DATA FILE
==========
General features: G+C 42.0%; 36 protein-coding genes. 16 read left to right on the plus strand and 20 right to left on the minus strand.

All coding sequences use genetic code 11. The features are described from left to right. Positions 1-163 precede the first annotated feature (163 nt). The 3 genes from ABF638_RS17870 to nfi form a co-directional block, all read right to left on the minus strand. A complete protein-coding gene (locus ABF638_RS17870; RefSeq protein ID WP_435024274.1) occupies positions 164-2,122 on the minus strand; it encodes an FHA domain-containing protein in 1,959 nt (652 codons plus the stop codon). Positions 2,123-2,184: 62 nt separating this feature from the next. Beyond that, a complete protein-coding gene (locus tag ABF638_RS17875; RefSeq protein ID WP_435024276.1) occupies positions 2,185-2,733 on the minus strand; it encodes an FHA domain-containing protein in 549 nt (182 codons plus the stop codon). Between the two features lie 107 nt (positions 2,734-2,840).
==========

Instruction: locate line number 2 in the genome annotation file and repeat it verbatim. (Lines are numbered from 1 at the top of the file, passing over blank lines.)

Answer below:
All coding sequences use genetic code 11. The features are described from left to right. Positions 1-163 precede the first annotated feature (163 nt). The 3 genes from ABF638_RS17870 to nfi form a co-directional block, all read right to left on the minus strand. A complete protein-coding gene (locus ABF638_RS17870; RefSeq protein ID WP_435024274.1) occupies positions 164-2,122 on the minus strand; it encodes an FHA domain-containing protein in 1,959 nt (652 codons plus the stop codon). Positions 2,123-2,184: 62 nt separating this feature from the next. Beyond that, a complete protein-coding gene (locus tag ABF638_RS17875; RefSeq protein ID WP_435024276.1) occupies positions 2,185-2,733 on the minus strand; it encodes an FHA domain-containing protein in 549 nt (182 codons plus the stop codon). Between the two features lie 107 nt (positions 2,734-2,840).